Thursday, June 17, 2010

Where Do You Hail From?

My parents, my people hail from Louisiana, north and south.  In March and then again last week Mr. Flavius and I had the pleasure of driving through amazing, beautiful, verdant Louisiana.  Such contrast from  parish to parish, rolling hills to farm land, low lying delta and bayou, marsh, lakes, rivers, forests, towns and country.  Sadly, it has taken me until now to really understand how deeply I love the places where we roamed and played as children, the places where my ancestors lived, loved, fought, and died.  It is an incredible state full of the kindest strangers you might ever meet.  I wanted to share with you a passage I found in the U.S. archives written about my mother's hometown.

"Dotted down among the iron clad hills of Claiborne is the charming and peerless little city named after the great Grecian bard. As will be seen from the account of Claiborne, it ranks among the finest of all the hill parishes of our state, and its people as possessing all the traits of real ante bellum hospitality. So is this little city like its surrounding. Its inhabitants are generous, whole-souled and hospitable, and possess the rare intelligence that always shows itself so plainly in those towns which have always had good schools.
The schools of Homer have always been presided over by teachers of the very highest excellence. The Homer Masonic Female Institute has ushered from its portals girls whose subsequent careers, as mothers, wives, authors and teachers, have added lustre and fame, to their alma mater, and culture to the community within whose limits their lives have been spent. The Homer Male College has laid the foundation of many a collegiate education, and furnished many a bright boy all his parents were able to give him to battle against the world and make life a success. The votaries of mixed schools, of males and females, have gained the ascendancy, and these two honored institutions are now one, presided over by a gentleman of scholarly attainments, crowned with habits of piety and religious devotion.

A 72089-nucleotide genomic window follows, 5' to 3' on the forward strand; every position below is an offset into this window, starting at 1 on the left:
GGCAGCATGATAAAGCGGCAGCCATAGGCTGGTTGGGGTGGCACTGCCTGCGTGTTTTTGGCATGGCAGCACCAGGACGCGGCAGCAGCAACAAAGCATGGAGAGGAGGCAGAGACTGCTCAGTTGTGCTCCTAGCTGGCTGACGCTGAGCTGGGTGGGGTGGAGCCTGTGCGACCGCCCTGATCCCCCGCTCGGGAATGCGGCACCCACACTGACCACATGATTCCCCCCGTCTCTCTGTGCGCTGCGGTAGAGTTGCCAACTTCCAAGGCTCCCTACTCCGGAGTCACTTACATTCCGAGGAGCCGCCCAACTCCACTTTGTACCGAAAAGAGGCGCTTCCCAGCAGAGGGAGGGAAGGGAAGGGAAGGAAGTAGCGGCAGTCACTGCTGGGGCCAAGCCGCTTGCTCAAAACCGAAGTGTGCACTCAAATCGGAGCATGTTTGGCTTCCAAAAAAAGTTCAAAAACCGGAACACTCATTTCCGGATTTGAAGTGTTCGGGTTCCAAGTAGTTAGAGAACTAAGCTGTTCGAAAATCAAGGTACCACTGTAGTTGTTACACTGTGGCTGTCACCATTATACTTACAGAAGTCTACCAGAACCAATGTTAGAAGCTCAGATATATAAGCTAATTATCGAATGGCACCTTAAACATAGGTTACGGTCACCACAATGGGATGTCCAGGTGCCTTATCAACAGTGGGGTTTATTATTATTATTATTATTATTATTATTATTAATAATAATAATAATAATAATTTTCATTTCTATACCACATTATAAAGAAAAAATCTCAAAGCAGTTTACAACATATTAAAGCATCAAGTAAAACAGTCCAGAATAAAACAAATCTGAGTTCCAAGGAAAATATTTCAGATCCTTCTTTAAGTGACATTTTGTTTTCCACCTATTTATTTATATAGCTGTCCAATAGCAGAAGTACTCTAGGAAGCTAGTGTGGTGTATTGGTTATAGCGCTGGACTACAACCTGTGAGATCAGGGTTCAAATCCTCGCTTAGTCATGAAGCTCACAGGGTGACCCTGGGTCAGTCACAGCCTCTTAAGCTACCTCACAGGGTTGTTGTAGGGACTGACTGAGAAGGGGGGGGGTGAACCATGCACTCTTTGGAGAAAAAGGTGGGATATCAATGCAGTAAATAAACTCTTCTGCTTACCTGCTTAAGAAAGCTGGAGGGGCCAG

Situated in the midst of a people of thrifty and frugal habits, Homer's trade has always been very large. New trade centres, brought into existence by lines of railroad, have diverted its trade from a distance to some extent, yet its local trade has increased with the increase of population, and it enjoys a fine trade now..." (from North Louisiana, by F. H. Tompkins, 1860)
My mother's high school English teacher was the niece of Margaret Mitchell.  My great-grandmother's dear friend was Rildia Bee.  She used to bring her son, Van, to Homer to give piano recitals for all the students.  In 1958, he went on to become the first American to win the Tchaikovsky Competition.  This is the same town that Walmart has shuttered its doors only four years ago.  Incredible, isn't it?  Ye, who were once whole-souled art now forsaken . . .
Who are these coming to the sacrifice?
  To what green altar, O mysterious priest,
Lead'st thou that heifer lowing at the skies,
  And all her silken flanks with garlands drest?
What little town by river or sea-shore,
  Or mountain-built with peaceful citadel,
    Is emptied of its folk, this pious morn?
And, little town, thy streets for evermore
  Will silent be; and not a soul, to tell
    Why thou art desolate, can e'er return.
                    -Ode on a Grecian Urn, John Keats
the court house on the square

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